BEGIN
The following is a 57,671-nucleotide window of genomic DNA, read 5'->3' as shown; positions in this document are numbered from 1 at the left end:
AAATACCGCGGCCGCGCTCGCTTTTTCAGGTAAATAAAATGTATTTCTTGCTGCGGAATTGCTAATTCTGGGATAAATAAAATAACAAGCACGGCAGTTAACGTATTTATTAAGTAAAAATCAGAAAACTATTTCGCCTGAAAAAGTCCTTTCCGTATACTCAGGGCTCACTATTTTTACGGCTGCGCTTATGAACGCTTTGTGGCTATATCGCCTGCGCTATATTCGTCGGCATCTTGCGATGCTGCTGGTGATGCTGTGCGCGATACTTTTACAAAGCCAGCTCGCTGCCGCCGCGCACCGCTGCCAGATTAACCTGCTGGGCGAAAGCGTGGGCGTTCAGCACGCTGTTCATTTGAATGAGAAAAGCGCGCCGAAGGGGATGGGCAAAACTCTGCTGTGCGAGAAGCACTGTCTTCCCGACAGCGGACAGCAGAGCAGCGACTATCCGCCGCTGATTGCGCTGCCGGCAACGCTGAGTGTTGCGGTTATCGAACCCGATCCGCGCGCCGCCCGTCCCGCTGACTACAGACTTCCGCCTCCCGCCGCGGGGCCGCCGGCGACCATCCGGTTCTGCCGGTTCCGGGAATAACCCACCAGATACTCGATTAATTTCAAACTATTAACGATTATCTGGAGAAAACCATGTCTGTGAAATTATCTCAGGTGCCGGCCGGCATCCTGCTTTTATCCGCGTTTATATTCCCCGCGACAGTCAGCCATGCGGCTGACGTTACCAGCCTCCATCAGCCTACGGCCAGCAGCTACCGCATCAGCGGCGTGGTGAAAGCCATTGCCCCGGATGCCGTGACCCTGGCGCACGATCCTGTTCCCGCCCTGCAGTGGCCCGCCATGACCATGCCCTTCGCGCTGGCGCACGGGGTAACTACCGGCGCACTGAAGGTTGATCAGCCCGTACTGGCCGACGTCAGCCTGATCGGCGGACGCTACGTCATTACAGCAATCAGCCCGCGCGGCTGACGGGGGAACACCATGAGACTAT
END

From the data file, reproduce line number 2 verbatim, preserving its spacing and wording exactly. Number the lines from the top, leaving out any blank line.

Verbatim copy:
AAATACCGCGGCCGCGCTCGCTTTTTCAGGTAAATAAAATGTATTTCTTGCTGCGGAATTGCTAATTCTGGGATAAATAAAATAACAAGCACGGCAGTTAACGTATTTATTAAGTAAAAATCAGAAAACTATTTCGCCTGAAAAAGTCCTTTCCGTATACTCAGGGCTCACTATTTTTACGGCTGCGCTTATGAACGCTTTGTGGCTATATCGCCTGCGCTATATTCGTCGGCATCTTGCGATGCTGCTGGTGATGCTGTGCGCGATACTTTTACAAAGCCAGCTCGCTGCCGCCGCGCACCGCTGCCAGATTAACCTGCTGGGCGAAAGCGTGGGCGTTCAGCACGCTGTTCATTTGAATGAGAAAAGCGCGCCGAAGGGGATGGGCAAAACTCTGCTGTGCGAGAAGCACTGTCTTCCCGACAGCGGACAGCAGAGCAGCGACTATCCGCCGCTGATTGCGCTGCCGGCAACGCTGAGTGTTGCGGTTATCGAACCCGATCCGCGCGCCGCCCGTCCCGCTGACTACAGACTTCCGCCTCCCGCCGCGGGGCCGCCGGCGACCATCCGGTTCTGCCGGTTCCGGGAATAACCCACCAGATACTCGATTAATTTCAAACTATTAACGATTATCTGGAGAAAACCATGTCTGTGAAATTATCTCAGGTGCCGGCCGGCATCCTGCTTTTATCCGCGTTTATATTCCCCGCGACAGTCAGCCATGCGGCTGACGTTACCAGCCTCCATCAGCCTACGGCCAGCAGCTACCGCATCAGCGGCGTGGTGAAAGCCATTGCCCCGGATGCCGTGACCCTGGCGCACGATCCTGTTCCCGCCCTGCAGTGGCCCGCCATGACCATGCCCTTCGCGCTGGCGCACGGGGTAACTACCGGCGCACTGAAGGTTGATCAGCCCGTACTGGCCGACGTCAGCCTGATCGGCGGACGCTACGTCATTACAGCAATCAGCCCGCGCGGCTGACGGGGGAACACCATGAGACTAT